Christian Hede was apparently in Århus when he received a call from the promoter, asking if he would be ready to play a handful of songs to warm up the ‘crowd’ tonight. “I was called up this afternoon… but they had called 11 others first. So I guess that makes me the 12th best support band in Copenhagen!”, he jokes, before playing one of his brand new solo tracks. It has that lonesome cowboy feel that actually fits an almost empty venue perfectly — sort of like the entertainment at some forgotten dive bar on the roadside in Texas. It might sound like I am searching with tooth and nail for positive things to write about a performance witnessed by 10 or 15 people at the very most, but the truth is that there is a certain allure about being able to hear every pick stroke and every click on Hede’s pedal board as he unloads his music unto us. What makes the former Pet the Preacher frontman even more charming to watch live is how present he seems even in front of such a poor turnout. He has a lot of dry humour to offer in between the songs, and each one of them is preceded by a short anecdote about the inspiration underlying, such as how one’s birthplace or home affects one’s musical style just before the even newer “Guerillakrig” is aired. Although Hede is here in a solo capacity tonight (and with a new moniker instead of Bellhound Choir), earlier in the evening he told me that he would normally play with a full band, and it is easy to imagine how both of these songs might sound even more evocative with additional instrumental layers. On the other hand, the stripped down format really brings out the poesy of Hede’s lyricism in the likes of “Slow Pain”, with his voice as the sole instrument alongside slide guitar creating an incredibly melancholic atmosphere. No one dares speak until “Vil i alle dø” has brought the short set to a conclusion, but when it does eventually fade out and applause erupts, you could be forgiven for thinking there are many more people at Ideal Bar than really is the case. I would love to have heard a longer set from this talented musician, but I guess there is only so much you can do on such short notice.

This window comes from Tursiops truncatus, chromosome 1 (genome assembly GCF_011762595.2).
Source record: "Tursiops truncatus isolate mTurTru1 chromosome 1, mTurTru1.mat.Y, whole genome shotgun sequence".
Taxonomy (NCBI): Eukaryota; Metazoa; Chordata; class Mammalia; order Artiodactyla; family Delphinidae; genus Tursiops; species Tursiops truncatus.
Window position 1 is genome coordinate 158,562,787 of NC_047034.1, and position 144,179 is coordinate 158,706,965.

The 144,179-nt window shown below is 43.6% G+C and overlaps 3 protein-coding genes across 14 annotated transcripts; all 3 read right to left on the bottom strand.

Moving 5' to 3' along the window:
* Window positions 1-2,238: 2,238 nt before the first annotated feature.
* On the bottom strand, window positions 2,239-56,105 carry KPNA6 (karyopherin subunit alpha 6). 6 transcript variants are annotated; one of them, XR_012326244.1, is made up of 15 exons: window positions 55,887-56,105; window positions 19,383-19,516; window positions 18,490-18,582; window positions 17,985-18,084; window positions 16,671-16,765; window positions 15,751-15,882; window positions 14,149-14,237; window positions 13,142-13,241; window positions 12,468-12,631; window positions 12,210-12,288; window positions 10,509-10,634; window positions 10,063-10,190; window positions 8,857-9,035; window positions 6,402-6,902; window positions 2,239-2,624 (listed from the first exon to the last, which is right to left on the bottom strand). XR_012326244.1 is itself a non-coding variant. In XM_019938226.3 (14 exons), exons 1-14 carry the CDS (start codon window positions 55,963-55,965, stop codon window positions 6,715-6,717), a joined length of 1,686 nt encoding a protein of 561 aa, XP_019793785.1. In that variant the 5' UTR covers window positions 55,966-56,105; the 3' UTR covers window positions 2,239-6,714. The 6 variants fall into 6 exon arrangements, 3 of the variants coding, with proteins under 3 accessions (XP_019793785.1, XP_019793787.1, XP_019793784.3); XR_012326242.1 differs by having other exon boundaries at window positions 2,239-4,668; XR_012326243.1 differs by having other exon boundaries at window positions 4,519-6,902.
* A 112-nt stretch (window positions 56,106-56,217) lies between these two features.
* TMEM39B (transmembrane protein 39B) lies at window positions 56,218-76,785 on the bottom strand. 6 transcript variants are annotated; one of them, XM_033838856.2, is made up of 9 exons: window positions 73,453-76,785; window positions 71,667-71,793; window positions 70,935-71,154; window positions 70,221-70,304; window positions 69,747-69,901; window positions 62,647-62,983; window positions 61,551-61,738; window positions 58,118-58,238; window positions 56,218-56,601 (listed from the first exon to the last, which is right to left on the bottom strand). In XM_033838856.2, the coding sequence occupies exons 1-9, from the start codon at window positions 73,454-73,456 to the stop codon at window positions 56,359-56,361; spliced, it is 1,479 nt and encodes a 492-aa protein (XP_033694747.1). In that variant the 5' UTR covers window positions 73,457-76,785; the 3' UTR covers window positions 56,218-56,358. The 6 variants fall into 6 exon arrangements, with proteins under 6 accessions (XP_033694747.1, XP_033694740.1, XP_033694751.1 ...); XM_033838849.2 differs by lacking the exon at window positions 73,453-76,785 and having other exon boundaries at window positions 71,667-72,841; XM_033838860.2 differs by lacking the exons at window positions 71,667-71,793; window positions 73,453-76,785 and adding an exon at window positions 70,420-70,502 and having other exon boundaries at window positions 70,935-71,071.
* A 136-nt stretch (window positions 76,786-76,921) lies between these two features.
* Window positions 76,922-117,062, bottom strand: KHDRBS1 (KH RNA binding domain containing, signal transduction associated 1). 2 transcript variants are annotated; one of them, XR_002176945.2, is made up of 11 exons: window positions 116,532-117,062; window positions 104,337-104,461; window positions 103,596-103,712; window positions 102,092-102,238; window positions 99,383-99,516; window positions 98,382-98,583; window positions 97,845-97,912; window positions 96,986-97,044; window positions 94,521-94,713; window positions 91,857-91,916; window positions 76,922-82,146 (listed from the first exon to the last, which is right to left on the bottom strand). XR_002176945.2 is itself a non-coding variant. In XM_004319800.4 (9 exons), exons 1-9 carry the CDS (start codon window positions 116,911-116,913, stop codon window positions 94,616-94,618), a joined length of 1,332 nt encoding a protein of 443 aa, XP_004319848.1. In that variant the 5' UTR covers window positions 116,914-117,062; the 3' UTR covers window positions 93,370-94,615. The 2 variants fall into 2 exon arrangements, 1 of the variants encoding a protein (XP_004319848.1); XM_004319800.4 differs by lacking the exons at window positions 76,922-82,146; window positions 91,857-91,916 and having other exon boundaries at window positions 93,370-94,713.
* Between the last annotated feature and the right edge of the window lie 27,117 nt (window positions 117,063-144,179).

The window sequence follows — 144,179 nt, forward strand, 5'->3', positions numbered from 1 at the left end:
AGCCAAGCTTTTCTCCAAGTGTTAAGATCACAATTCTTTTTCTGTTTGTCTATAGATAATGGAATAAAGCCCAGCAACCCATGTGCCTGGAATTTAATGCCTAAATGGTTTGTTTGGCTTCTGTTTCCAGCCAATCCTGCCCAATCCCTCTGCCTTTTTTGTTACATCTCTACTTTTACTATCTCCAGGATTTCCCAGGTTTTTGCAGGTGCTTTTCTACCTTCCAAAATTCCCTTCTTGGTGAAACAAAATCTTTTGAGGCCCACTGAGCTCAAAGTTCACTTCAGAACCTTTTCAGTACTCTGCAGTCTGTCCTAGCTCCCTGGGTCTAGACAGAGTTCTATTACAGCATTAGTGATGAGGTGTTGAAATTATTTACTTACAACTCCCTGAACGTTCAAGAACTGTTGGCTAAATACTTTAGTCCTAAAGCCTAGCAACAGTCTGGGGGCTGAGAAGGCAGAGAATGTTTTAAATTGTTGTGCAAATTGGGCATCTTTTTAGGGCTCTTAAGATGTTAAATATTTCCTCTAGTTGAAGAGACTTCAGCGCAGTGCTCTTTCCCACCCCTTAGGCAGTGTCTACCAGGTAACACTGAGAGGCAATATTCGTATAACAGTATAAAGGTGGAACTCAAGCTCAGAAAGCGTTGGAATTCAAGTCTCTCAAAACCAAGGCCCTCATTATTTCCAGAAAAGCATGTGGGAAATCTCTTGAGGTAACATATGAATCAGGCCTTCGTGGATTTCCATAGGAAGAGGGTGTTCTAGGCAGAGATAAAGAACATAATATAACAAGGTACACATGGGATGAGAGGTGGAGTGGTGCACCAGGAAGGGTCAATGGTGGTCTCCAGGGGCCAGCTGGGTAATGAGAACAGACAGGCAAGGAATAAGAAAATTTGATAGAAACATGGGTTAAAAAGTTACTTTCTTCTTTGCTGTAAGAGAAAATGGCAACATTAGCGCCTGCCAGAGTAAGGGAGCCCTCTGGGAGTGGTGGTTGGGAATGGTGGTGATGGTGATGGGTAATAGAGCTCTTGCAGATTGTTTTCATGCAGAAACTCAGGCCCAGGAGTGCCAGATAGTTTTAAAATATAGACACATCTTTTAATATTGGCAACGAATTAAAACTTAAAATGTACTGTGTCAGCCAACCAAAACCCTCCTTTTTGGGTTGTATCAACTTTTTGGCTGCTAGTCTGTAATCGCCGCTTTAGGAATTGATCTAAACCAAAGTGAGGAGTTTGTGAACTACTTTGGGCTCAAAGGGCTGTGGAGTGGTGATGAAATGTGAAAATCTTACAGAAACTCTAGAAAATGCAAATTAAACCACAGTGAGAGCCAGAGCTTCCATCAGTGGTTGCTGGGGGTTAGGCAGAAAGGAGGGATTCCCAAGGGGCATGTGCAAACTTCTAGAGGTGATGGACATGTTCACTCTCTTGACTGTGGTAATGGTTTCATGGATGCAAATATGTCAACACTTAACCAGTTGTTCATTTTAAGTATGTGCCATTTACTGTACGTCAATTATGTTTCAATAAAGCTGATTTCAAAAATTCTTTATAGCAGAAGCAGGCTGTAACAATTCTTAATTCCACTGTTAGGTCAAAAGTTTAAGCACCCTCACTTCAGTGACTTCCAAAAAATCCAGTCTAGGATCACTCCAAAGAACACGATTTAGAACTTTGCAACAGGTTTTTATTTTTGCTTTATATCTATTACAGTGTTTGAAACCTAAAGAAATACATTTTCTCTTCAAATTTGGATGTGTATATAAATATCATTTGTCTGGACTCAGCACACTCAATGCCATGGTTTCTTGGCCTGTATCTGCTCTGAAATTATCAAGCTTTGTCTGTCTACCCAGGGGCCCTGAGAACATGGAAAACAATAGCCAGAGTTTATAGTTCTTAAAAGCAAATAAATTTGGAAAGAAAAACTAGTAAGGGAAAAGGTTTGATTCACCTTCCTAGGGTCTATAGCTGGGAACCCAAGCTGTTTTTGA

A handful of more people have trickled in by the time the lights dim and the six musicians that comprise Gold stride onto the stage, but it would still be a stretch to call this turnout a crowd. But the Dutchmen move quickly to shame me for my skepticism, delivering their droning first song “Wide-Eyed” off their latest album “Why Aren’t You Laughing?” as though the venue was brimming with diehard fans. Vocalist Milena Eva masters the art of both looking right at us and through our thin ranks at the same time, which creates the impression that she is completely lost in the music and not really interested in the slightest in who or how many people care about it. And when the excellent “He Is Not” is aired afterward, the three guitarists (Jaka Bolič, Kamiel Top & Thomas Sciarone) as well as bassist Leyla Overdulve also signal that they are going to be sparing no energy in ensuring that we in attendance are given our money’s worth. When the somewhat older “Summer Thunder” (from the group’s 2017 album “Optimist”) hits its intense climax and the tremolo melodies whine like sirens, it honestly looks like some of them are having seizures, applying pick to string with a freneticism seldom seen even in the black metal genre. I must admit: I am genuinely surprised by the professionalism with which Gold approach and tackle what must be a frustrating night.